Tuesday, May 22, 2012

#19 - Changing Body, Changing Mind

-- Happiness is not being pained in body or troubled in mind.
                                               --  Thomas Jefferson

What is harder? Changing your body or changing your mind. I don't mean changing your mind like "hmmm, I think I'll have chicken instead of fish today." I mean changing the fundamental mindsets that you have developed over years of experience. How do you change some of those core feelings, thoughts, emotions, and beliefs that make you who you are?

--  We are shaped by our thoughts; we become what we think.
                                                        -- Buddha

Clearly, I am showing my bias that it is more difficult to change your mind. This is a scary concept to me because changing my body is a long and difficult process. To face the prospect that I may have a harder journey of the mind ahead of me is more than little daunting. And timing is everything. My inclination is to say "Right now, I am working on my body. I will work on my mind when this first journey is over." But it isn't that simple. So much of this journey to better health is tied into those pesky mental pitfalls. Thus, I must begin to look at them if I am going to make significant progress in the changing of the body. For example, I must understand why I packed on 350 extra pounds if I am going to be able to effectively make the life long changes necessary to lose the weight and keep it off.

This is such a convoluted issue that I cannot possibly address all my mental battles in this one blog.  However, here are a few that challenge me.

--  There are no constraints on the human mind, no walls around the human spirit, no barriers to our progress except those we ourselves erect.
                                                                                                        --  Ronald Reagan

First, and most crucial, I must start addressing self image.   It is almost universally true that overweight people have a self image problem.  We can debate whether this is due to a dislike of our appearance or a reaction to the way a society that reveres the thin judges and treats the obese.  But the reason for the self image problem does little to help me on fixing the problem.  However, it is a crucial mental attitude to adjust because we have seen so many people who lose the weight and still don't like the way they look.   Weight loss can certainly help the self image, but it is clear that if you are not comfortable in you skin long before you lose the weight, you may still be uncomfortable with the newer, thinner you.   I wish I could offer my solutions on the matter, but this is a continuing struggle for me.   I can say that making progress on my journey and working in a club designed to help others is doing wonders for the self image, but it has not eradicated the image issues I've had for a long time.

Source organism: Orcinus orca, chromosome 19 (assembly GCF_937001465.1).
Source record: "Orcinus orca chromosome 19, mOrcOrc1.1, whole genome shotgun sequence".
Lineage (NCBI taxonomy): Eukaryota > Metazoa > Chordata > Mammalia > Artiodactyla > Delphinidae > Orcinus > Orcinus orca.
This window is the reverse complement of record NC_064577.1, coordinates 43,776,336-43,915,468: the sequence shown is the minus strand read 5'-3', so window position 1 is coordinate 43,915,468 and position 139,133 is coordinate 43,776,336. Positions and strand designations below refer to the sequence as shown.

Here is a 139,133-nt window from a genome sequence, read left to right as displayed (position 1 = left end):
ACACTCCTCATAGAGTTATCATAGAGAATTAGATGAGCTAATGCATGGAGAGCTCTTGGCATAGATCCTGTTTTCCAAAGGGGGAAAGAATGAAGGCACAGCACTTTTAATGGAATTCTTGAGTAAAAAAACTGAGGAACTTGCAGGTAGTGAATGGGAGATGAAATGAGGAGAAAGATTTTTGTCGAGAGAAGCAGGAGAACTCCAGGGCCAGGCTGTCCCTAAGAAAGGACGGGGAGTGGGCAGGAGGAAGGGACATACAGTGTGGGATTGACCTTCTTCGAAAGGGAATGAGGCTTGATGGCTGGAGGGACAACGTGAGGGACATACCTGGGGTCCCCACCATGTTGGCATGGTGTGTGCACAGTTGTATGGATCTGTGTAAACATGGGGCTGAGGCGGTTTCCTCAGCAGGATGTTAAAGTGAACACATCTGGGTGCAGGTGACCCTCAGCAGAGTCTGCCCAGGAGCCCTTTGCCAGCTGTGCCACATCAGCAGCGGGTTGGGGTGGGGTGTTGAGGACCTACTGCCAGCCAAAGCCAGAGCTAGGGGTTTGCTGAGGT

--  Giving up represents a choice you make when you decide not to take action on something over which you actually do have control.
                                                                                                        -- Darren L Johnson

Second, one makes a great many mental resignations as they get older and fatter over the course of many years.   I have made a number of them.   In nearly every case, they are a giving up of things you really want in order to be more comfortable in your worsening situation.   It hurts to make the resignation, but helps in the long run because once you admit it isn't in the cards, you stop wishing for it or being sad that you don't have it.   One of the biggest of these resignations for me was a decision that I was going to finish life alone.  Never a boyfriend, never a husband, never a father.   I decided I would be content to be a good uncle, brother and friend to those around me.   I had managed to convince myself that it was ok that, in my opinion, I was unlovable (in a romantic sense) and I was too old to pursue the goals of love and family.   How does one re-establish that connection to the heart?   How can one make himself believe?   And most worrisome, has one waited too long?   Again, I don't have the answers.   I will say that the hope this journey offers makes some of this seem more possible, but it is a nagging concern.

--  It is not death or pain that is to be dreaded, but the fear of pain or death.
                                                                             --  Epictetus